Top Ten Tuesday: Dirty Rotten Scoundrels

This week’s TTT, hosted by The Broke and The Bookish, is all about villains. I found this quite tricky; not everything I read actually involves a clear villain, so I had to do some intense soul-searching (and spend a lot of time in my book room) to write this list.

Marcus and The Commandant (An Ember in the Ashes and A Torch Against the Night by Sabaa Tahir)
Sabaa Tahir’s books feature two completely horrible villains, both of whom possess the crucial villain qualities of being totally psychotic and really enjoying it. I hate them, but I also love them.

Iago (Othello by William Shakespeare)
One of Shakespeare’s most compelling villains, Iago manages to ensure that basically everyone dies without having to do much more than make up some vicious rumours. Not just evil, but energy-efficient.

Miss Trunchbull (Matilda by Roald Dahl)
Obviously the Trunchbull is one of the worst villains; she would most certainly fail the CRB checks all teachers are obligated to undertake, and I can’t imagine what Ofsted would have to say about the Chokey.

Wickham (Pride and Prejudice by Jane Austen)
I’ve got a bit of a weird relationship with Wickham. Obviously I don’t actually like him, but he’s undeniably an attractive sort of villain: one on whom I would inevitably develop some kind of unhealthy crush before being rejected for not having enough money to keep him in natty-buttoned jackets.

Dracula (Dracula by Bram Stoker)
Here’s an obvious one; Dracula is creepy right from the start, imprisoning Harker and doing his vampire thing to Lucy. His villainous qualities are only highlighted by the complete awesomeness of the vampire-fighting dream team which forms around Van Helsing and my homegirl, Mina.

Quilp (The Old Curiosity Shop by Charles Dickens)
I pretty much hated The Old Curiosity Shop and the presence of Daniel Quilp didn’t help. Some villains are charming or simply misunderstood, but Quilp is pervy, manipulative and physically horrible too. The thought of him still makes my skin crawl.

Chigurh (No Country for Old Men by Cormac McCarthy
What was with this dude, seriously? Like everyone in McCarthy’s books isn’t bad enough for failing to speak in proper punctuation, Chigurh also has an unpronounceable name and a disturbingly strong liking for killing people. I am not a fan. On a related note, I find McCarthy’s books completely unreadable. I can’t keep myself from buying them, but then they just taunt me, unread, from my shelves.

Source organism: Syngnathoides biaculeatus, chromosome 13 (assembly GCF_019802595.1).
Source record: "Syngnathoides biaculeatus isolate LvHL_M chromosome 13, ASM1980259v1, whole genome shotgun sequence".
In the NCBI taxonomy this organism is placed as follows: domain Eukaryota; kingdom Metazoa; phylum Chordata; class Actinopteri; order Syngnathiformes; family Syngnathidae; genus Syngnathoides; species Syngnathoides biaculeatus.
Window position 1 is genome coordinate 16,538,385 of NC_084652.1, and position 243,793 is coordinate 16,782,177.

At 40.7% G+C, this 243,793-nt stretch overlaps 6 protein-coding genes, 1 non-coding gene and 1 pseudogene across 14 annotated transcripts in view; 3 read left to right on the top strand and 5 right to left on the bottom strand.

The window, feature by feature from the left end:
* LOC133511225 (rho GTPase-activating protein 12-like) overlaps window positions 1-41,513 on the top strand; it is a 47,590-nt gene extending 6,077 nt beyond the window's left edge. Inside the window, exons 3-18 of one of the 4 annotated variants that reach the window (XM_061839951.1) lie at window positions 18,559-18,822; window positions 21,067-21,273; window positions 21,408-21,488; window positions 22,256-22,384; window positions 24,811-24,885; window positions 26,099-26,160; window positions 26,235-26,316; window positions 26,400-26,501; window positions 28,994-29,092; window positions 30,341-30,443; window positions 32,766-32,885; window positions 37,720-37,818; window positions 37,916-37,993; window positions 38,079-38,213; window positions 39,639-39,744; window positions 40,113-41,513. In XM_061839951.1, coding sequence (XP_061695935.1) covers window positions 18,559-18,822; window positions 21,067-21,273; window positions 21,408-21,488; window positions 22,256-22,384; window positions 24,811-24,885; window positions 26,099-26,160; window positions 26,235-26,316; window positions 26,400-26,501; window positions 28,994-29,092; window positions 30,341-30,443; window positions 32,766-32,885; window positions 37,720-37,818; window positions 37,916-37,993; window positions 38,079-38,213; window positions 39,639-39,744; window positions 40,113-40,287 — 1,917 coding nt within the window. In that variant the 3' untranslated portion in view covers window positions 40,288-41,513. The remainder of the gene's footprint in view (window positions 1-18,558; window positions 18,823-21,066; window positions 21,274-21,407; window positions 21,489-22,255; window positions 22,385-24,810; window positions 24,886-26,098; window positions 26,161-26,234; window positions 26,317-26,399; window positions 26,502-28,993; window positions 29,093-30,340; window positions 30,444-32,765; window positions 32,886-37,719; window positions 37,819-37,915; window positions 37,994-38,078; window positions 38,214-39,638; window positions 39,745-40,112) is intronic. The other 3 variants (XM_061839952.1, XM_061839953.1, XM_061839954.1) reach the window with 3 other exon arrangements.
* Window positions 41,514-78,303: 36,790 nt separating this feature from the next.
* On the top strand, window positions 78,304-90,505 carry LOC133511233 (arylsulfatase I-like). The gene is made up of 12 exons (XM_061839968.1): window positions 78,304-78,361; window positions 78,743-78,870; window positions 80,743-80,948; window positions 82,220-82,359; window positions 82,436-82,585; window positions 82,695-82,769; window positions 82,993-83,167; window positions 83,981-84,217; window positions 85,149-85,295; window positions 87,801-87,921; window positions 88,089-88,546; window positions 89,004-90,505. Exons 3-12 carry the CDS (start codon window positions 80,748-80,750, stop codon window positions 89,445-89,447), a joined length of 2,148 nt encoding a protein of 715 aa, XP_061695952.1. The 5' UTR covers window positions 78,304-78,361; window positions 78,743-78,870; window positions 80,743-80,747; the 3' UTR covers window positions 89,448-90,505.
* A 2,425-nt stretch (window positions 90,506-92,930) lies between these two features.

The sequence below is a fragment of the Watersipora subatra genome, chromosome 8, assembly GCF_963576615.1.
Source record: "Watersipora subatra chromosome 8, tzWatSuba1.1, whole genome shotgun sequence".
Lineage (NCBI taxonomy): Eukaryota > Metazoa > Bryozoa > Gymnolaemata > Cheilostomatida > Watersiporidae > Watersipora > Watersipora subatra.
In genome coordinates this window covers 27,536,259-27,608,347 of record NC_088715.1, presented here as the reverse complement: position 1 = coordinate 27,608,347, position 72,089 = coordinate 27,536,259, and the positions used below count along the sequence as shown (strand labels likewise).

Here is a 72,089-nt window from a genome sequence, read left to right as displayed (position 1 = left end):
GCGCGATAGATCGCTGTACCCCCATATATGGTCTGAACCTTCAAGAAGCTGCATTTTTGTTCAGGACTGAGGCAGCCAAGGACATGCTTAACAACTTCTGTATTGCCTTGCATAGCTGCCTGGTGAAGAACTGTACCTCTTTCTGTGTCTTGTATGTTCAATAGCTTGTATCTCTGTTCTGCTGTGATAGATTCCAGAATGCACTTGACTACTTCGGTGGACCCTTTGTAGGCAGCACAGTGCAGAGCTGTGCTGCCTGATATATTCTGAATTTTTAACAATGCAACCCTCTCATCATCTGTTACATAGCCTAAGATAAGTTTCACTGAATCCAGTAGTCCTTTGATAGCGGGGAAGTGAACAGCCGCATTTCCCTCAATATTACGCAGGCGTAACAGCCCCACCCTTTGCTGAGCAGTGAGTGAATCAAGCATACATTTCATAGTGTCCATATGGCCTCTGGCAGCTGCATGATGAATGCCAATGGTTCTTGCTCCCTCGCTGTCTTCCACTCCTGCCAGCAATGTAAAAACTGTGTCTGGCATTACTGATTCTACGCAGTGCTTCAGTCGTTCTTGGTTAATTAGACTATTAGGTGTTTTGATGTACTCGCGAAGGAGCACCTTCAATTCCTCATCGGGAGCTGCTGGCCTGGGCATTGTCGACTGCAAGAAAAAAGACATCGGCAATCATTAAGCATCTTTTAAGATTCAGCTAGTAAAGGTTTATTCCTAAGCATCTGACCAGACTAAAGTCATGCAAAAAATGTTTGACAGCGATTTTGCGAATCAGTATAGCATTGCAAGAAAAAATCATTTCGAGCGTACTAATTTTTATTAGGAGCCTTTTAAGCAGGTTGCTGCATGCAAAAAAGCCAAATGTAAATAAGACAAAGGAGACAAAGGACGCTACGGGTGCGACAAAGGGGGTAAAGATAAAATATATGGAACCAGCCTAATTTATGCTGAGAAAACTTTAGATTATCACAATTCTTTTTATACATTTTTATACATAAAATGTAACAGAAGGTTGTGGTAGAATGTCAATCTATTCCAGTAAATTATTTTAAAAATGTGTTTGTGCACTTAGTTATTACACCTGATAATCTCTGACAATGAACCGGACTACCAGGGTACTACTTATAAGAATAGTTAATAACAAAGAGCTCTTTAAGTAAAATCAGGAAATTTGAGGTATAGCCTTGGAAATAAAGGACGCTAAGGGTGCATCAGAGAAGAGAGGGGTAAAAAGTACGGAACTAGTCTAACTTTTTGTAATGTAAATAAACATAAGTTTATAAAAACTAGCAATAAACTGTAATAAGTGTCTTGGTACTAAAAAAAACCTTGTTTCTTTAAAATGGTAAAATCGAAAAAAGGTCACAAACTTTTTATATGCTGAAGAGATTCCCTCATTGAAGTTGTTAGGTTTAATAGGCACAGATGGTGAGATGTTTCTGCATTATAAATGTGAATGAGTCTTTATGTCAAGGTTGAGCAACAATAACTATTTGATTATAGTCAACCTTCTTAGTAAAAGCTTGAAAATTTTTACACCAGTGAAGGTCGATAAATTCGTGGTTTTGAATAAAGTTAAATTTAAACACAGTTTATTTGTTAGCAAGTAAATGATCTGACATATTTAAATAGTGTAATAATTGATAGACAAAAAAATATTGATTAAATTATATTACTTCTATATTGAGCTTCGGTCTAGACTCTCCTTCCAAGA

Astrid and Athos Dane (A Darker Shade of Magic by V.E. Schwab)
These two are completely bonkers and sadistic. Again, I obviously shouldn’t like them because that probably means I need to seek psychiatric help, but I get excited every time they appear in this series because their demented antics rule.

Cathy Ames (East of Eden by John Steinbeck)
This is where my twisted sympathies emerge. Although Cathy Ames is basically Satan in a dress, she’s one of the best characters I’ve ever encountered; completely compelling and, most importantly, completely and utterly evil. She’s a monster. I love her. I don’t want to think about what that says about me.

 

 

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5 thoughts on “Top Ten Tuesday: Dirty Rotten Scoundrels

  1. Broc's Bookcase (@BrocsBookcase) says:

    I just recently read This Savage Song by Schwab and have bought her Shades of Magic series so I’m super excited for that! I have seen Astrid and Athos on quite a few lists today so will have to prepare myself for their evilness!
    I’m also literally just about to start A Torch Against the Night, loved the first book!
    I totally forgot about Miss Trunchbull! Haha, yes I don;t think she would get an Outstanding in her Ofsted!
    Great list 🙂

    My TTT

    Like

  2. Bri says:

    Any elementary school teacher I didn’t like has somehow warped into having a physical likeness to Miss Trunchbull, looking back they probably aren’t even as bad as I remember lol. I still haven’t read A Darker Shade of Magic but after seeing it on so many lists today I think I’m finally going to have to add it to my TBR

    Like

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